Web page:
Since the 1960s, thousands of students called Cather Residence Hall home. A celebration in May marked its closing – but after a surge of students submitted university housing contracts for the 2013-14 school year, the building re-opened its doors this semester.
UNL housing officials said that it’s so far, so good.
Brian Shanks, associate director of housing, said UNL Housing received 400 more student housing contracts this fall over last year. That’s a total of 6,211 students living in university housing, with an additional 150 serving as resident assistants. Reopening Cather was really the best option, housing officials said.
“We decided to do it because we really have their best interests in mind,” Shanks said. “Our focus is on students and their success.”
Rather than placing students in temporary housing — lounges and other spare rooms — five floors out of Cather’s 12 are occupied this semester by students. Only 20 are upperclassmen, Shanks said. Cather’s neighbor, Pound Hall, is full.
The growth in housing contracts is a result of several factors – including the arrival of the third-largest first-time freshman class in the university’s history this fall. The 4,420 students represent an increase of 483 students, or 12.3 percent, in the number of freshmen in fall 2012.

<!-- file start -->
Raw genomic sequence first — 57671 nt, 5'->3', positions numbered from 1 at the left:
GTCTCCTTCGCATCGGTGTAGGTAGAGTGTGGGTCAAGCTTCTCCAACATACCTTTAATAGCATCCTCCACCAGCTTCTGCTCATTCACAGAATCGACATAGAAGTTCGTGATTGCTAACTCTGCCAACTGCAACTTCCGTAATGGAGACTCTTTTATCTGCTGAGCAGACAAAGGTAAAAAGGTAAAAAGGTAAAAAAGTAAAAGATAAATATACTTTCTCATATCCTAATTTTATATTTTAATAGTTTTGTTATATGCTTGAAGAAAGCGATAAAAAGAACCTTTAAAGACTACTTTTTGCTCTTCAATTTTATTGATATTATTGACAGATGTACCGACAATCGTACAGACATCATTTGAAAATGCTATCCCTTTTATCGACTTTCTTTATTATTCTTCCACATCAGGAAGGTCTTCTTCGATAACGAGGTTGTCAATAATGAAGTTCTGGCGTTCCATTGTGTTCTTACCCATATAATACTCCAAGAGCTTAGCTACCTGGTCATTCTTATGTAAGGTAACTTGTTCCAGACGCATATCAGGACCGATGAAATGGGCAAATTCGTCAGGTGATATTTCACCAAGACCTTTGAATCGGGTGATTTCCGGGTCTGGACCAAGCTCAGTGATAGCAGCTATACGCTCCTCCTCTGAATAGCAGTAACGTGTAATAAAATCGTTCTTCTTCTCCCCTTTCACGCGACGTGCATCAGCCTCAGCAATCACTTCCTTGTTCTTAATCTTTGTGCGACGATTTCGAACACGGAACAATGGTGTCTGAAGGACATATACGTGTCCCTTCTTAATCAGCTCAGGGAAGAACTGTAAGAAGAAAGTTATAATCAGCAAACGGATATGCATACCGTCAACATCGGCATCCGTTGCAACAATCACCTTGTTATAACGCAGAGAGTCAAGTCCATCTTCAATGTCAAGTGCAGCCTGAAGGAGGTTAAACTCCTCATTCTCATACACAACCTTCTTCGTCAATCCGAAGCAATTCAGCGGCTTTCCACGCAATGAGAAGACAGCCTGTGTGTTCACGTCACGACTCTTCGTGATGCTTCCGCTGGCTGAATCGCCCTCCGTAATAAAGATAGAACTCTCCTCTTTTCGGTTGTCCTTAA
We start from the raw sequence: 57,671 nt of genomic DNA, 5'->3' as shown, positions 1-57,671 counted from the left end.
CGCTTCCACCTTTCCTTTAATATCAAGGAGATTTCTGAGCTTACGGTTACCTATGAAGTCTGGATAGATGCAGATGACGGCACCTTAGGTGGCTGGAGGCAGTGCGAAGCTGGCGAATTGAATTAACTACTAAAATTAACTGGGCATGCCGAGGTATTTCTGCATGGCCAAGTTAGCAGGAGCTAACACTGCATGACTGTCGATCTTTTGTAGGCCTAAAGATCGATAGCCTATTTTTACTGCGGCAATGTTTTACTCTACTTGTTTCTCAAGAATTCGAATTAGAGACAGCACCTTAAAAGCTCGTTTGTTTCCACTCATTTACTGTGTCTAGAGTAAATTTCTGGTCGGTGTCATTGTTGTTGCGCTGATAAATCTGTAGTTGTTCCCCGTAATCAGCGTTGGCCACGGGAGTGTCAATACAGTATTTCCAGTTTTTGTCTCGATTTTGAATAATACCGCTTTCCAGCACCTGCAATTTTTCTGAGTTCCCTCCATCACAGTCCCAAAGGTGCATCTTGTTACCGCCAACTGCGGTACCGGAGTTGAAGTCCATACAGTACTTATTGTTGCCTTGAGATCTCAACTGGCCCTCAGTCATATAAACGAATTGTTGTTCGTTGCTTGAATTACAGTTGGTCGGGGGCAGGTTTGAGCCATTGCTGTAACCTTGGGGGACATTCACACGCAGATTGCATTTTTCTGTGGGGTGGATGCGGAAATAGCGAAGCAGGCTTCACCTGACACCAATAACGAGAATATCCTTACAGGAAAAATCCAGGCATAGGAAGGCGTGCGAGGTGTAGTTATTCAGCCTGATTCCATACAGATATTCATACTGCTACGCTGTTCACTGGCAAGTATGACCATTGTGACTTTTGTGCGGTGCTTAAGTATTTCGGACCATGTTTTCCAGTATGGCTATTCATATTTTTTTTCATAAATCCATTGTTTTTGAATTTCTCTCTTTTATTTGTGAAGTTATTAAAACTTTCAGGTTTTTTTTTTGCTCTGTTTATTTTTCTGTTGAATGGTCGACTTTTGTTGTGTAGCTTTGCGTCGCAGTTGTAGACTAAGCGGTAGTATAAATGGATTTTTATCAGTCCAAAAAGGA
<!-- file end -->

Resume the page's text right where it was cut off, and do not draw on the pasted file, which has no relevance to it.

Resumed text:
Also, Shanks said, it’s more common for students to stay in campus housing beyond their freshman year.
“We are finding that more people want to come back to these halls,” Shanks said. “People are realizing there is a high convenience factor of living with us.”
Sue Gildersleeve, director of University Housing, said Cather will remain open for students as long as it’s needed. Planning for the 2014-15 school year will begin this October.
Plans for the next school year include the opening of another suite-style residence hall at 19th and R streets and taking both Cather and Pound halls offline – assuming the number of housing contracts allow that plan.
So far, Cather residents said they have been pleased with their housing arrangements, Shanks said.
“We have been happy to hear great stories that seem to relay they enjoy the use of the old hall,” he said. “There’s a history in that hall and they feel like they’re part of something.”